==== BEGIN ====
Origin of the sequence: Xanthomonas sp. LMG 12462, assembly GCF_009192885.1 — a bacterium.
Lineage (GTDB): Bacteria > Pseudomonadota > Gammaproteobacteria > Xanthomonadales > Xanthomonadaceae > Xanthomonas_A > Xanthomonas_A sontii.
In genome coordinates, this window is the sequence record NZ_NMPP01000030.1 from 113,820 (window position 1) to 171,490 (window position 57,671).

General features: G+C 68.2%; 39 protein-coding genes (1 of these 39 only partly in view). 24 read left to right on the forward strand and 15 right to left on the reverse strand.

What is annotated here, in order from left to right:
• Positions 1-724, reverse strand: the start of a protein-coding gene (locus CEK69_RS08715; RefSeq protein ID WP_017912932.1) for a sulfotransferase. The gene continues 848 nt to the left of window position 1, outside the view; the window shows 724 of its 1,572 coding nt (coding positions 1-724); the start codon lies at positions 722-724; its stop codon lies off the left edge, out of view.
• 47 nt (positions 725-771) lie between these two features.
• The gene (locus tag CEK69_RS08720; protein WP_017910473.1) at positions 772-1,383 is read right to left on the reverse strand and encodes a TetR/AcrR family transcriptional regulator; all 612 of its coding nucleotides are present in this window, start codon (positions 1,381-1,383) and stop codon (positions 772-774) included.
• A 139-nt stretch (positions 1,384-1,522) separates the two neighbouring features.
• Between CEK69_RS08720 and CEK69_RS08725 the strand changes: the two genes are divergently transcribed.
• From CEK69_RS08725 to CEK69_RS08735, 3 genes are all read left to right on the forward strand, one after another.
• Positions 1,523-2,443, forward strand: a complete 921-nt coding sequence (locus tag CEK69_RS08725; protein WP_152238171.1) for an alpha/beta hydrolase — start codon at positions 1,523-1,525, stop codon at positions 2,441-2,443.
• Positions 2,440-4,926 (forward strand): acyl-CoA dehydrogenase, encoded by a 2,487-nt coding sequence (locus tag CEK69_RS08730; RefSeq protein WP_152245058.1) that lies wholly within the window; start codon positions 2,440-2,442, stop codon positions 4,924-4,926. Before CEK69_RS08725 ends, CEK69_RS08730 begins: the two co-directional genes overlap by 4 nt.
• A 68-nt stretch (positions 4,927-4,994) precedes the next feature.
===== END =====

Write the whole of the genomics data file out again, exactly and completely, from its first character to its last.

Origin of the sequence: Xanthomonas sp. LMG 12462, assembly GCF_009192885.1 — a bacterium.
Lineage (GTDB): Bacteria > Pseudomonadota > Gammaproteobacteria > Xanthomonadales > Xanthomonadaceae > Xanthomonas_A > Xanthomonas_A sontii.
In genome coordinates, this window is the sequence record NZ_NMPP01000030.1 from 113,820 (window position 1) to 171,490 (window position 57,671).

General features: G+C 68.2%; 39 protein-coding genes (1 of these 39 only partly in view). 24 read left to right on the forward strand and 15 right to left on the reverse strand.

What is annotated here, in order from left to right:
• Positions 1-724, reverse strand: the start of a protein-coding gene (locus CEK69_RS08715; RefSeq protein ID WP_017912932.1) for a sulfotransferase. The gene continues 848 nt to the left of window position 1, outside the view; the window shows 724 of its 1,572 coding nt (coding positions 1-724); the start codon lies at positions 722-724; its stop codon lies off the left edge, out of view.
• 47 nt (positions 725-771) lie between these two features.
• The gene (locus tag CEK69_RS08720; protein WP_017910473.1) at positions 772-1,383 is read right to left on the reverse strand and encodes a TetR/AcrR family transcriptional regulator; all 612 of its coding nucleotides are present in this window, start codon (positions 1,381-1,383) and stop codon (positions 772-774) included.
• A 139-nt stretch (positions 1,384-1,522) separates the two neighbouring features.
• Between CEK69_RS08720 and CEK69_RS08725 the strand changes: the two genes are divergently transcribed.
• From CEK69_RS08725 to CEK69_RS08735, 3 genes are all read left to right on the forward strand, one after another.
• Positions 1,523-2,443, forward strand: a complete 921-nt coding sequence (locus tag CEK69_RS08725; protein WP_152238171.1) for an alpha/beta hydrolase — start codon at positions 1,523-1,525, stop codon at positions 2,441-2,443.
• Positions 2,440-4,926 (forward strand): acyl-CoA dehydrogenase, encoded by a 2,487-nt coding sequence (locus tag CEK69_RS08730; RefSeq protein WP_152245058.1) that lies wholly within the window; start codon positions 2,440-2,442, stop codon positions 4,924-4,926. Before CEK69_RS08725 ends, CEK69_RS08730 begins: the two co-directional genes overlap by 4 nt.
• A 68-nt stretch (positions 4,927-4,994) precedes the next feature.